Health: HPV Vaccinations:Help preventing cervical cancer
By Sandra Fletcher
The human papillomavirus (HPV) is a widespread sexually transmitted disease. In North America, it is thought that nearly half of all sexually active women age 18 to 22 have HPV. The virus can cause a number of different infections; some types of HPV produce pre-cancerous lesions on the cervix. HPV does not normally have any symptoms and it generally takes several years for infections to develop into cancer.
One of the major reasons that cervical cancer has a 5 year survival rate of 30% is that its symptoms are often detected during routine PAP screening. However, every year about 400
Canadian women die from Cervical Cancer. Misdiagnosis is common amongst those who do not get tested because when symptoms do appear they are similar to many other ailments.
Those statistics, provided by the Canadian Cancer Society, are scary. But great things are being done in cancer research and there is now a vaccine that can prevent HPV infections.
The HPV vaccine was approved for use on women age 9 to 26 (or before they become sexually active). There are specific guidelines in place and you can check with your health care professional to determine if you or your daughter qualifies. HPV vaccination is NOT normally covered by OHIP; however, you may be able to receive complementary immunization through public health programs.
But some researchers in women's health have suggested that the survival rate of cervical cancer has been improving over the years because women are taking care to get regular PAP examinations. They believe that the immunization is unnecessary as the cure rates are steadily improving with early detection.
Jenny did not receive the HPV vaccination – it wasn’t available when she was a teenager. She was diagnosed with stage II cervical cancer during a routine PAP screening test in 2002. Jenny opted at age 42 for a hysterectomy to remove her uterus.
Although she tells me the operation was “so painful for months after”, she was able to return to work in 2 months and has had no recurrence of cancer or symptoms.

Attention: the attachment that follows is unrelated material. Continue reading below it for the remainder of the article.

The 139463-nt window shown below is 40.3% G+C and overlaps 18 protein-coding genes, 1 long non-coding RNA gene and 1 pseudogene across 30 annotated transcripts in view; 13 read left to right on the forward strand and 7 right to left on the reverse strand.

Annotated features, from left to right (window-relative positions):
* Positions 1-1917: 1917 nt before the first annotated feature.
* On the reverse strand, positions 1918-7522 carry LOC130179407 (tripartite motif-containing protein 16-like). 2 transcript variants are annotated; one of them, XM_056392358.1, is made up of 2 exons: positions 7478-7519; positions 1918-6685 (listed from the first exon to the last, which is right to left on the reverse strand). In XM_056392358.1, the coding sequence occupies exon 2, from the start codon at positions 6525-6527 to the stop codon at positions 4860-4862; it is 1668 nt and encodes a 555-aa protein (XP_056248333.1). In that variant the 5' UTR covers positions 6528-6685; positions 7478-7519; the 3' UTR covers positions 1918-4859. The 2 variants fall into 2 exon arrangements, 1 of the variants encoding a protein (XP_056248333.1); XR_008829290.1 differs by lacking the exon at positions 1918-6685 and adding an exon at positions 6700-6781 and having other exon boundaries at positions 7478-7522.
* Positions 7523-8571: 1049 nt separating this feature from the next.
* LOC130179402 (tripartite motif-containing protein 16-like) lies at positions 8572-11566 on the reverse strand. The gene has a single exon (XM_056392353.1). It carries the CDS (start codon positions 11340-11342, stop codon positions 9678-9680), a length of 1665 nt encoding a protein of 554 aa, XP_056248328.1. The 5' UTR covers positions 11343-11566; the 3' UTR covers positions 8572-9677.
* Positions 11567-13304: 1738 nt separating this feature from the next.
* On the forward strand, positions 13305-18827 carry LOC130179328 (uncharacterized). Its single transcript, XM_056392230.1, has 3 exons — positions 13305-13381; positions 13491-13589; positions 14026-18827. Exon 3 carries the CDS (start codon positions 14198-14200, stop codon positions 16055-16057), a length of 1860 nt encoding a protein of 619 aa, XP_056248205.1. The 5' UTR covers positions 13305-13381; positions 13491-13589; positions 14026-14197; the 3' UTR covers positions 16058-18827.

Jenny was lucky, in that she has 3 children and didn’t want any more. Once a woman has a hysterectomy she is no longer able to have children.
Jenny was also lucky that removing her uterus removed the cancer. Some women must also go through radiation or chemotherapy or a combination of the two. These treatments take a tremendous toll on your health and mental well-being as well. Lastly, Jenny was lucky that she was diagnosed early. For women who are diagnosed at stage IV or V, the survival rate can be as low as 10%. It is very important to ensure you are tested at each of your annual physicals.
Here are a couple of things to consider:
- the HPV vaccine appears to be safe and has high success rate against the types of infection that can cause a life threatening disease
- skipping or opting out of vaccination might mean that young women will miss out on the chance for protection against cervical cancer
Be careful - even if you are vaccinated against HPV, this is only one sexually transmitted disease. Women still always need to practice safe sex. PAP testing every year is critical for detection. Ultimately you can help your daughter, granddaughter, sister or yourself take personal responsibility for sexual health.
Signs and symptoms of cervical cancer
Cervical cancer in its early or precancerous stages often does not cause any symptoms at all. That is why it is important for women to have regular Pap tests.
Cervical cancer can develop over a long time without causing any signs or symptoms.
You may notice one or more of these symptoms:
- abnormal bleeding from the vagina
- bleeding or spotting between regular menstrual periods
- bleeding after sex
- menstrual periods that last longer and are heavier than before
- bleeding after menopause
- more discharge from the vagina than normal
- pain in the pelvis or lower back
- pain during sexual intercourse
Often, these symptoms are caused by other health problems or infections, not cancer. Testing is needed to make a diagnosis.
SOURCE: Canadian Cancer Society